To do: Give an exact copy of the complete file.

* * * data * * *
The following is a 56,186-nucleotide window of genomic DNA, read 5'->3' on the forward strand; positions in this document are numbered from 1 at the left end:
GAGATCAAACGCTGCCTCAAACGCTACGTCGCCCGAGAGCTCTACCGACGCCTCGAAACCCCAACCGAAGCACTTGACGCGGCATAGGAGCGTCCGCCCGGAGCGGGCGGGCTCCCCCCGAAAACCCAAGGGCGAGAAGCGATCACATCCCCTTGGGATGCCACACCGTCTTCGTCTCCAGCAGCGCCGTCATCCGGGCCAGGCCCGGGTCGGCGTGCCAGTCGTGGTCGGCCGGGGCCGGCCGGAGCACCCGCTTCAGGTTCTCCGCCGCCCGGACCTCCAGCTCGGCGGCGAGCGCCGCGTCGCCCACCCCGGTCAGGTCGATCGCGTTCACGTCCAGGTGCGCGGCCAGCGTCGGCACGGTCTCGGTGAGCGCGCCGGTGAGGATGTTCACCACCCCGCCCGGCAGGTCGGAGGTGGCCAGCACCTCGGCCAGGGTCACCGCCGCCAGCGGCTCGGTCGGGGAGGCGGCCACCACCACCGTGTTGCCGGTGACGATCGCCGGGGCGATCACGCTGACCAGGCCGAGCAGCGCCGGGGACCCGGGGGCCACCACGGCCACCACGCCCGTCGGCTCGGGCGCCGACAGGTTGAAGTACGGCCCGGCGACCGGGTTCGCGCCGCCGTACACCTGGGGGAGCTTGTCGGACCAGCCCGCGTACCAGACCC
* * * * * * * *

The following is a 56,186-nucleotide window of genomic DNA, read 5'->3' on the forward strand; positions in this document are numbered from 1 at the left end:
GAGATCAAACGCTGCCTCAAACGCTACGTCGCCCGAGAGCTCTACCGACGCCTCGAAACCCCAACCGAAGCACTTGACGCGGCATAGGAGCGTCCGCCCGGAGCGGGCGGGCTCCCCCCGAAAACCCAAGGGCGAGAAGCGATCACATCCCCTTGGGATGCCACACCGTCTTCGTCTCCAGCAGCGCCGTCATCCGGGCCAGGCCCGGGTCGGCGTGCCAGTCGTGGTCGGCCGGGGCCGGCCGGAGCACCCGCTTCAGGTTCTCCGCCGCCCGGACCTCCAGCTCGGCGGCGAGCGCCGCGTCGCCCACCCCGGTCAGGTCGATCGCGTTCACGTCCAGGTGCGCGGCCAGCGTCGGCACGGTCTCGGTGAGCGCGCCGGTGAGGATGTTCACCACCCCGCCCGGCAGGTCGGAGGTGGCCAGCACCTCGGCCAGGGTCACCGCCGCCAGCGGCTCGGTCGGGGAGGCGGCCACCACCACCGTGTTGCCGGTGACGATCGCCGGGGCGATCACGCTGACCAGGCCGAGCAGCGCCGGGGACCCGGGGGCCACCACGGCCACCACGCCCGTCGGCTCGGGCGCCGACAGGTTGAAGTACGGCCCGGCGACCGGGTTCGCGCCGCCGTACACCTGGGGGAGCTTGTCGGACCAGCCCGCGTACCAGACCC